Khalid Al Baih’s Khartoon “HELP!” (www.facebook.com/KhalidAlbaih)
As someone who makes a living out of writing you’d think coming up with a 500 word piece on Sudan would be a walk in the park. It isn’t. My mind always draws a blank when it comes to Sudan. What is commonly known as writers block, I call a wall.
There are so many things I could write about; the political climate, the economic free fall, the calculated disintegration and dumbing of our society, the failure of political Islam, etc. But no, nothing’s coming out. In journalism, being objective is sacrosanct, unless you’ve become such a celebrated columnist that you can spew your opinion and it becomes a religion regardless of whether what you preach is right or wrong –Nicholas Kristof being a prime example. But when it comes to Sudan my objectivity goes out the window and all I want to do is rage, scream and swear at those am writing about and who’ve had a hand in destroying this wonderful country of ours little by little.
So I chose the best option for my own sanity and well being, I decided I wouldn’t write about Sudan. Nope – unless it inevitably is part of another story I’d be working on.
I love my country, I love my people, and even with all the things we’ve been through in all my years of being in this world I retained high hopes for her to come out of this quagmire we’ve become embroiled in stronger, better and wiser.
But that hope is dying.
Every day, I read a tweet, an article, talk to someone, and it’s never good news. It’s either the fills-you-with-rage type of snippets or the ones that make you want to take several tonnes of smelling salt and force the people to inhale – this mainly occurs when I’m told of the latest weddings, funerals, or social shenanigans. The last bit of feel-good news was of Sudan making it through to the quarter finals in the African Cup of Nations. Trust me you’ll be hard pressed to find any other piece of good news.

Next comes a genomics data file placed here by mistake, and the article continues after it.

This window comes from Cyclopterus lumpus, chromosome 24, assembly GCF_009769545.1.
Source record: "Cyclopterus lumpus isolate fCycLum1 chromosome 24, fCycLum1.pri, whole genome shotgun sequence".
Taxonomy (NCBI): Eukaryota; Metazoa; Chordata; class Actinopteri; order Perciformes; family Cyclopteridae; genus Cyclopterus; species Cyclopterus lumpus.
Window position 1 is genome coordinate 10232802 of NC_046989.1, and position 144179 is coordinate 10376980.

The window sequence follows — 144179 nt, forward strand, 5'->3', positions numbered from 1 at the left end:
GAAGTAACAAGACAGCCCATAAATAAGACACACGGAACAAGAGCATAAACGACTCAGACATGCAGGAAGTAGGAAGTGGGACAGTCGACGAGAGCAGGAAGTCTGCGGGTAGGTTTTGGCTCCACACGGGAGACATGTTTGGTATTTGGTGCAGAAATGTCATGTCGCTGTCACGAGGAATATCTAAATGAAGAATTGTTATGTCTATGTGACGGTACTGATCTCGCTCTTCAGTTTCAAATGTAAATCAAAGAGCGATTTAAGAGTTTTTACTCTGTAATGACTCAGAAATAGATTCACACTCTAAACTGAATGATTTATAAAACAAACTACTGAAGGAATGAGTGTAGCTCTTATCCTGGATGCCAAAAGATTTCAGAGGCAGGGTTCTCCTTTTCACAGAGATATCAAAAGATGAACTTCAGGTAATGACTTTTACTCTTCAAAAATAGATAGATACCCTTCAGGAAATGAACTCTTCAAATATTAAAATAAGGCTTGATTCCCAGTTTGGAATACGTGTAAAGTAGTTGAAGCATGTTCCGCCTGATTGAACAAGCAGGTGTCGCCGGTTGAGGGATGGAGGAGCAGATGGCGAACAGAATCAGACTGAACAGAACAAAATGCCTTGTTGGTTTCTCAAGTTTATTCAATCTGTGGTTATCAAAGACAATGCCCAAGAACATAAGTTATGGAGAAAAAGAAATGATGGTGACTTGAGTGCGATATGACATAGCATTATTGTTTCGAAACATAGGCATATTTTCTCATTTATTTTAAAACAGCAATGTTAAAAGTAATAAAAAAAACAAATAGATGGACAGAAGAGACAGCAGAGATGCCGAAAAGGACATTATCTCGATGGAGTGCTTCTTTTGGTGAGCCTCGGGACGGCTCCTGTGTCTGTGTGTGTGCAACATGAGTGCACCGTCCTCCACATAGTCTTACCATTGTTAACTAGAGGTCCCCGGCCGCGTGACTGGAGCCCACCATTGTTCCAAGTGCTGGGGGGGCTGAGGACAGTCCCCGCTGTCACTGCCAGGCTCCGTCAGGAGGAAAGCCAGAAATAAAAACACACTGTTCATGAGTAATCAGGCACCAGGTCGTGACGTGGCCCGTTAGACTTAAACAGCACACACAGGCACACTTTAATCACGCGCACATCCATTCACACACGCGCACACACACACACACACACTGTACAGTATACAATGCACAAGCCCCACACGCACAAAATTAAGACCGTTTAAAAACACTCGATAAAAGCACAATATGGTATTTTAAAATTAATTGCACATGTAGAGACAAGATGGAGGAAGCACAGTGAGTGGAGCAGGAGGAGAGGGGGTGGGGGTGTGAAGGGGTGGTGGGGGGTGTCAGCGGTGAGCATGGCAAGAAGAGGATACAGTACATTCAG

But what really gets to me more than anything is the reaction of fellow Sudanese to various news stories, especially ones that involve South Sudan. The age old racist and discriminatory views and reactions of older generations is still rearing its ugly head through a younger generation that is meant to be more open, more aware, more tolerant yet is showing the tell-tale signs of not having learnt anything from our past. In fact what they are doing only cements those views even more.
They claim they’re the future but scrap at the very thin surface and what you’ll find are the ideas and beliefs that have led us to the point we’re currently at. The old adage ‘You can take the boy out of Khartoum, but you can’t take Khartoum out of the boy’ rings very true for our generation, and if they can’t or don’t want to change their narrow minded, stereotypical way of thinking what hope does our country have?
I hope I’m proven wrong, but somehow I don’t think I will be.
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